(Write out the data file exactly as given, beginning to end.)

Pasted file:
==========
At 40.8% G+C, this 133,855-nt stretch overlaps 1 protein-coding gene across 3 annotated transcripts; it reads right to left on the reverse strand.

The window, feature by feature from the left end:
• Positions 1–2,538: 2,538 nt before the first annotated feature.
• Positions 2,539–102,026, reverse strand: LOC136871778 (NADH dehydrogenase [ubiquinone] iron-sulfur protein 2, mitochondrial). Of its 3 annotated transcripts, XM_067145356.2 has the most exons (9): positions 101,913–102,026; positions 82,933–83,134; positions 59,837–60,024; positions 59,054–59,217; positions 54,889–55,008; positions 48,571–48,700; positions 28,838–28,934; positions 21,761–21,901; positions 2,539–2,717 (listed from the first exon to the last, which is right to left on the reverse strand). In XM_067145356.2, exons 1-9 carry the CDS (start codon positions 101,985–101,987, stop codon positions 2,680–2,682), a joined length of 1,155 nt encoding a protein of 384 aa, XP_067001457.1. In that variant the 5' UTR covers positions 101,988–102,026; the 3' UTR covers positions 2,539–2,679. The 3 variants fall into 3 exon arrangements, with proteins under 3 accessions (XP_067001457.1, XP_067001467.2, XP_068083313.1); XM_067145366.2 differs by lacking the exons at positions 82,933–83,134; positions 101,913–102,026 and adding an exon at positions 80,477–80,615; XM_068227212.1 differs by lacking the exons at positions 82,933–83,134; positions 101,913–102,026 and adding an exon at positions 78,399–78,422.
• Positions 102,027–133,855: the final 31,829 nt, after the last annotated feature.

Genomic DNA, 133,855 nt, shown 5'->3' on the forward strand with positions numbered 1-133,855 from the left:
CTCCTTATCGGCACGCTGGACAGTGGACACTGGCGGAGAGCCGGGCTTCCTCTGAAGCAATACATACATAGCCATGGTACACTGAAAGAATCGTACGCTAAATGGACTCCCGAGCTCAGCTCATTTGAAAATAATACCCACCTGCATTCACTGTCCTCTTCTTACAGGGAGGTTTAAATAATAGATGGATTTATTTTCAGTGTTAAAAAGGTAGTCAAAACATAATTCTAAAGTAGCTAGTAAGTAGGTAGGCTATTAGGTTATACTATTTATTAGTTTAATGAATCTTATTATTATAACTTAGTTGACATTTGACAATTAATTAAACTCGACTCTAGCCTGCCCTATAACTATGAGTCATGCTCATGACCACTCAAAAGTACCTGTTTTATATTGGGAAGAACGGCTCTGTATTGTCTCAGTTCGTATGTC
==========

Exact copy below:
At 40.8% G+C, this 133,855-nt stretch overlaps 1 protein-coding gene across 3 annotated transcripts; it reads right to left on the reverse strand.

The window, feature by feature from the left end:
• Positions 1–2,538: 2,538 nt before the first annotated feature.
• Positions 2,539–102,026, reverse strand: LOC136871778 (NADH dehydrogenase [ubiquinone] iron-sulfur protein 2, mitochondrial). Of its 3 annotated transcripts, XM_067145356.2 has the most exons (9): positions 101,913–102,026; positions 82,933–83,134; positions 59,837–60,024; positions 59,054–59,217; positions 54,889–55,008; positions 48,571–48,700; positions 28,838–28,934; positions 21,761–21,901; positions 2,539–2,717 (listed from the first exon to the last, which is right to left on the reverse strand). In XM_067145356.2, exons 1-9 carry the CDS (start codon positions 101,985–101,987, stop codon positions 2,680–2,682), a joined length of 1,155 nt encoding a protein of 384 aa, XP_067001457.1. In that variant the 5' UTR covers positions 101,988–102,026; the 3' UTR covers positions 2,539–2,679. The 3 variants fall into 3 exon arrangements, with proteins under 3 accessions (XP_067001457.1, XP_067001467.2, XP_068083313.1); XM_067145366.2 differs by lacking the exons at positions 82,933–83,134; positions 101,913–102,026 and adding an exon at positions 80,477–80,615; XM_068227212.1 differs by lacking the exons at positions 82,933–83,134; positions 101,913–102,026 and adding an exon at positions 78,399–78,422.
• Positions 102,027–133,855: the final 31,829 nt, after the last annotated feature.

Genomic DNA, 133,855 nt, shown 5'->3' on the forward strand with positions numbered 1-133,855 from the left:
CTCCTTATCGGCACGCTGGACAGTGGACACTGGCGGAGAGCCGGGCTTCCTCTGAAGCAATACATACATAGCCATGGTACACTGAAAGAATCGTACGCTAAATGGACTCCCGAGCTCAGCTCATTTGAAAATAATACCCACCTGCATTCACTGTCCTCTTCTTACAGGGAGGTTTAAATAATAGATGGATTTATTTTCAGTGTTAAAAAGGTAGTCAAAACATAATTCTAAAGTAGCTAGTAAGTAGGTAGGCTATTAGGTTATACTATTTATTAGTTTAATGAATCTTATTATTATAACTTAGTTGACATTTGACAATTAATTAAACTCGACTCTAGCCTGCCCTATAACTATGAGTCATGCTCATGACCACTCAAAAGTACCTGTTTTATATTGGGAAGAACGGCTCTGTATTGTCTCAGTTCGTATGTC